On 1 July, Coaching at Work brought together the pioneers and champions of the coaching profession at a ceremony in London, to recognise and celebrate their achievements

By Liz Hall


A host of movers and shakers received accolades for their contributions to coaching, at this year’s Coaching at Work Awards.

The awards were announced by editor Liz Hall at a ceremony at the end of the annual Coaching at Work conference in London on 1 July, which was then followed by a reception to celebrate the awards and Coaching at Work’s 10th anniversary.

Award winners were given a plaque if they got ‘first prize’ and a certificate if they came second (highly commended).

Coaching at Work’s editor Liz Hall, said: “We are delighted to acknowledge with these awards the particularly high quality of the articles submitted by the winners and those highly commended, and the generosity and passion exhibited by those winning and highly commended in the Internal and External Champion categories. We hope the awards will encourage others to share their research and thoughts in the form of articles, and their time, energy and passion.”



  • Louise Buckle
    (Internal Coaching Champion)
  • Tatiana Bachkirova
    (External Coaching Champion)
  • Peter Hawkins
    (Best Thought Leadership)
  • Bridget Farrands
    (Best Practical Article)
  • Dee Cullen and Sarah Edwards (Best Case Study)
  • Sarah Gilbert, Michelle Lucas and Eve Turner (Best Research Article).


Highly commended

  • Sally Bonneywell
    (Internal Coaching Champion)
  • Darren Robson
    (External Coaching Champion)
  • John Blakey
    (Best Thought Leadership)
  • Lindsay Wittenberg
    (Best Thought Leadership)
  • Sara Hope and Louise Buckle
    (Best Practical Article)
  • Clive Mann
    (Best Case Study)
  • David Megginson
    (Best Research Article).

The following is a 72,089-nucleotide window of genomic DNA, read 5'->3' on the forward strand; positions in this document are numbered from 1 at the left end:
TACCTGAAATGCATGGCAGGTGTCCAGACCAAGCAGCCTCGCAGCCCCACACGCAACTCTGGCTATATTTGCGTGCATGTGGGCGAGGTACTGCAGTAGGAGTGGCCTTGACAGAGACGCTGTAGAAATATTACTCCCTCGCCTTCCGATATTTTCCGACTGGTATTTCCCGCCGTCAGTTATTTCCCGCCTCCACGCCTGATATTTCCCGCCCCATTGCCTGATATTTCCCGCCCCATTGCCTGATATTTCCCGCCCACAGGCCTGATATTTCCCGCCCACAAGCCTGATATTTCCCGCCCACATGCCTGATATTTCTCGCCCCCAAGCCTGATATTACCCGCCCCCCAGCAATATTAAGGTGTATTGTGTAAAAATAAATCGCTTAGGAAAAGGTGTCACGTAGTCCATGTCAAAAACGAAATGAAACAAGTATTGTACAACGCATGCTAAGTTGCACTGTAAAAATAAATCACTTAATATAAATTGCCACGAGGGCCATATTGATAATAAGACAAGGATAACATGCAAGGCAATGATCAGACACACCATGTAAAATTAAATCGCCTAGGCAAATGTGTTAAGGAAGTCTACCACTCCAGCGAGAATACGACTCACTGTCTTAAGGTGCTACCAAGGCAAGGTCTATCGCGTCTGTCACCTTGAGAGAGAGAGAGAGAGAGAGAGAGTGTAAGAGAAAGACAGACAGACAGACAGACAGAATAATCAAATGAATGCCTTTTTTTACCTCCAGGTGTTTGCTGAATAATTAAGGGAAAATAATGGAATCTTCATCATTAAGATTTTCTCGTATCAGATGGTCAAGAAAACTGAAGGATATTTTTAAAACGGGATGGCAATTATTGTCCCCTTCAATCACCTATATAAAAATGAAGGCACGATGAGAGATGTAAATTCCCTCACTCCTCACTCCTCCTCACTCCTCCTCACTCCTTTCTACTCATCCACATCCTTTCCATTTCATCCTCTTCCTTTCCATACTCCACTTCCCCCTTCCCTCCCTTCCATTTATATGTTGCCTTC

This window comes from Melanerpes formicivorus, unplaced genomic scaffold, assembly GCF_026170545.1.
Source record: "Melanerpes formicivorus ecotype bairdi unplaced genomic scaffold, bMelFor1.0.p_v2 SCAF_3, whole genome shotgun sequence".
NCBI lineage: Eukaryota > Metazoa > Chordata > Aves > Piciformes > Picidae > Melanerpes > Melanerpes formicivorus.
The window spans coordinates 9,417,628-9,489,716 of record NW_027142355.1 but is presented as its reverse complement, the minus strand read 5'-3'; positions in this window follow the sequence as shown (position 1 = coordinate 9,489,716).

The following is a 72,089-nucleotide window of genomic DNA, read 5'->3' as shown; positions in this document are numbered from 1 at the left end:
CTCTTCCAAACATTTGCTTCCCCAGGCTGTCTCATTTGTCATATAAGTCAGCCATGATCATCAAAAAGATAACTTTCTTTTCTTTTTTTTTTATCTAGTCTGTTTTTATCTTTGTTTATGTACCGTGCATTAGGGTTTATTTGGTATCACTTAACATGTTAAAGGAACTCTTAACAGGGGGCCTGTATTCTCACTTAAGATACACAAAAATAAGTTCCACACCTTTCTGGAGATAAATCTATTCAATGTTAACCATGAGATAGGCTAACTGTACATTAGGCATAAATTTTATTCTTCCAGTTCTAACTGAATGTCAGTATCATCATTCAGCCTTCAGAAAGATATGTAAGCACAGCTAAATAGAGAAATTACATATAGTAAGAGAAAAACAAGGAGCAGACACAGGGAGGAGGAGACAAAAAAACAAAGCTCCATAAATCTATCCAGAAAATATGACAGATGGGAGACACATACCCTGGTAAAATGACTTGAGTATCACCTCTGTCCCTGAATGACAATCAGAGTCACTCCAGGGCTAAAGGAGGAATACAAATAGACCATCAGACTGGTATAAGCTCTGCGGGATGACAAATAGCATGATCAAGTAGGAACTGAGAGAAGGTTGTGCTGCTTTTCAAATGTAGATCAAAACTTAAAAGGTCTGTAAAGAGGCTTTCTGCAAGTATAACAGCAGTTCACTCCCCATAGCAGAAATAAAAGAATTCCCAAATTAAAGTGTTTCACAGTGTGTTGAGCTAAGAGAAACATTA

The awards nominations and judging process was the same as in previous years. First, the Coaching at Work team drew up a shortlist of potential winners in each category. The team then invited members of the Coaching at Work editorial advisory board to make their choices in each category, arriving at winners and the highly commended in each.

Below are some of the judges’ comments.



WINNER: Louise Buckle

Louise is executive coach, Acting Head of Partner Development and Coaching, KPMG UK.

She joined KPMG in 2009 as Lead Coach in the Advisory practice, working to promote and leverage coaching and, in particular, to ensure coaching is acting as a change enabler.

Louise has a Masters in Coaching, a Diploma in Systemic Team Coaching and is currently working towards a Professional Doctorate with Oxford Brookes University.

Judges’ comments included:

  • “Louise is doing a lot to shape and manage coaching in both KPMG and the broader field”
  • “She is a pioneer”
  • “She is a true champion of coaching”
  • “Not only is Louise involved in best practice initiatives within KPMG, inspiring other organisations to raise the bar, she is generous with her time and energy outside the organisation, regularly attending the former Accreditation Forum (now Collaborating for the Future of Coaching) group
    and writing articles to raise the bar in the wider industry.”